The last job my aunt Mary Jean held before retirement was boning chickens for Banquet pot pies, a product enjoyed only by the working-class, I’m guessing. I was active in women’s liberation at the time, and Mary Jean became my reality check. When other feminists argued that being a housewife was “just a matter of choice,” or urged women to aspire to executive positions, I imagined Mary Jean’s hands cramping around a cold chicken carcass. Of course my imagination never came close to the reality. I would have had to stand in the refrigerator all day, at least.
I was flattered when the New York publisher himself phoned to welcome my manuscript. “A top-of-the-line book,” he called it, though page 17 in the catalog hardly fulfilled that promise. When the return address on my royalty statements began changing, to Gulf & Western, to Viacom, I figured I had better treasure the memory of that seductive phone call.
Hang on to honor. Everything else is fleeting.
The fabric shop and clothing stores where my mother worked closed up years ago. Today Mom would be a Wal-Mart “associate,” working for the world’s largest employer at a six-dollar wage rate, the equivalent of 1960′s dollar-an-hour. There’s no Woolworth’s to offer a competitive wage. Wal-Mart IS the dime store and the fabric store and the clothing store.
In July of 2001 the packinghouse where my dad had worked was severely damaged by fire. Six hundred people, down from 1,500 in Dad’s day, were left unemployed. Fifty per cent of them—80 per cent of the production line—were Latino, mostly recent immigrants. And the rest? Local 6 of the United Food and Commercial Workers was about to translate its contract into Bosnian. Wages had fallen so low that the -sons and -sens, the -ruds and -rups whose families had settled in Albert Lea by 1920 would rather move away or commute to other towns for work. What’s left of the plant is to be demolished. Some rosy-eyed citizens envision a casino or a conference center or a water park in its place. [2011 note: It was demolished, and the empty lot where it once stood has been named "Blazing Star Landing."]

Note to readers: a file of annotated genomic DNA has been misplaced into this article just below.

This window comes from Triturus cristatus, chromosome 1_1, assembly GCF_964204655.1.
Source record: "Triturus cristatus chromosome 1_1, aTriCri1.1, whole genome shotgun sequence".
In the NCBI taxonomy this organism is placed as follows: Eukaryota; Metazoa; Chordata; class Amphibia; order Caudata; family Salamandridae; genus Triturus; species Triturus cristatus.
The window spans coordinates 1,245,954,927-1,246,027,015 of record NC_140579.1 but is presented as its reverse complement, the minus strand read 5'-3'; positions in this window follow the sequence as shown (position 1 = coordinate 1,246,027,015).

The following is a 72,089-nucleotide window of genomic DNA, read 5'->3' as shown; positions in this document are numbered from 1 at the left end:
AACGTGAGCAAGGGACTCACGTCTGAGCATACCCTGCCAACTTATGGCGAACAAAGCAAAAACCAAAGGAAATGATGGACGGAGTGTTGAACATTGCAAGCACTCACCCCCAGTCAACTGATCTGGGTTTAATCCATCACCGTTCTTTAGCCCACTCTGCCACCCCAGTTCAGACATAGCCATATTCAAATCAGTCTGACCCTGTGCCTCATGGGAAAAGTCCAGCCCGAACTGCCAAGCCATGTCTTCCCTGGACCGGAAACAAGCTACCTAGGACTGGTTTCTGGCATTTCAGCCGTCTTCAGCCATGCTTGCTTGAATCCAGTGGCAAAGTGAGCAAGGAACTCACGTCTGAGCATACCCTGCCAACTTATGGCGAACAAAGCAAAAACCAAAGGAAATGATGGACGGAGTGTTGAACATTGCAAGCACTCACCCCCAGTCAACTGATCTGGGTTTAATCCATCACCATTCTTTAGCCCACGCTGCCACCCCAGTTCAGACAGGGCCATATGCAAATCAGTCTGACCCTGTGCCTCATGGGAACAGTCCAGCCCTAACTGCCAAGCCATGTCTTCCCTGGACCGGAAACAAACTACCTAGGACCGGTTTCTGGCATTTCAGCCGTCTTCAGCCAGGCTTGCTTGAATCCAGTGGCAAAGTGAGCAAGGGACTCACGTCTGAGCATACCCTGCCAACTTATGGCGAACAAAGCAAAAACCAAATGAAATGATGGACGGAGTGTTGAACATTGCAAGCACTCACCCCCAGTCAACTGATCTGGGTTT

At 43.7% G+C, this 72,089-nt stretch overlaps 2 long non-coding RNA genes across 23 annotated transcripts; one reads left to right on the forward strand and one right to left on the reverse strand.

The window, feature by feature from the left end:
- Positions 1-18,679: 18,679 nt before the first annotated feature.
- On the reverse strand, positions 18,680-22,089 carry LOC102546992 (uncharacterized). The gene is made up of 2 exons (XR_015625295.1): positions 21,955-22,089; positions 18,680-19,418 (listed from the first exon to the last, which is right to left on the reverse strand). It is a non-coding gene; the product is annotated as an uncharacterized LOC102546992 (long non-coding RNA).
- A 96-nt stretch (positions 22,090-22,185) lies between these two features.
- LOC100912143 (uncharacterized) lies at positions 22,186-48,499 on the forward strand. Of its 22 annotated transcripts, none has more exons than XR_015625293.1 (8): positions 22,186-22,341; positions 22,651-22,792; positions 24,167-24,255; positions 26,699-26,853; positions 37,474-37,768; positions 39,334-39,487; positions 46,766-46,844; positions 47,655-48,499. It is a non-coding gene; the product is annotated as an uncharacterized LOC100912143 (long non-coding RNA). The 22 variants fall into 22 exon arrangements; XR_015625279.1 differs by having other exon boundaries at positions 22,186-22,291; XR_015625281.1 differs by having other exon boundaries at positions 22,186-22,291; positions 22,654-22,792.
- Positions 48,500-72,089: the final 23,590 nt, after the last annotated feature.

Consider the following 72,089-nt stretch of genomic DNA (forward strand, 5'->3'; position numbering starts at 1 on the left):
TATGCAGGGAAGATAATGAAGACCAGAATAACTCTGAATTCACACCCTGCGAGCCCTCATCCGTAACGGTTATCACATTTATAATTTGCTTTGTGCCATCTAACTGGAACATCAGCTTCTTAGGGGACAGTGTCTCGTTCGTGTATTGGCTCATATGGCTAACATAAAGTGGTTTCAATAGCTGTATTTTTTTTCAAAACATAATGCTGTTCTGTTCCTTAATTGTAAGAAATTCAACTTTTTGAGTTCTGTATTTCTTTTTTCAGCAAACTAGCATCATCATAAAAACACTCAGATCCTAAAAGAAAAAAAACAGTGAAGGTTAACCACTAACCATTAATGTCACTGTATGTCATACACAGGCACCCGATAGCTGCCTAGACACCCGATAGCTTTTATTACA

“Do they pay you for that?” Dad asks whenever I tell him about an upcoming speaking engagement. I used to regard book club visits as book promotion, offered gratis. That changed the night it gradually came clear that the professional women who had invited me to speak to them about Packinghouse Daughter had read library copies or shared the hardcover that one of them had purchased. Their enthusiasm for my tale of economic justice had earned me a fat $2.49. Now I charge $10 per person for book club visits. “This is my work,” I explain.
© Cheri Register, 2003
In memory of Gordon Register (1912-2004) and Ardis Petersen Register (1917-2003).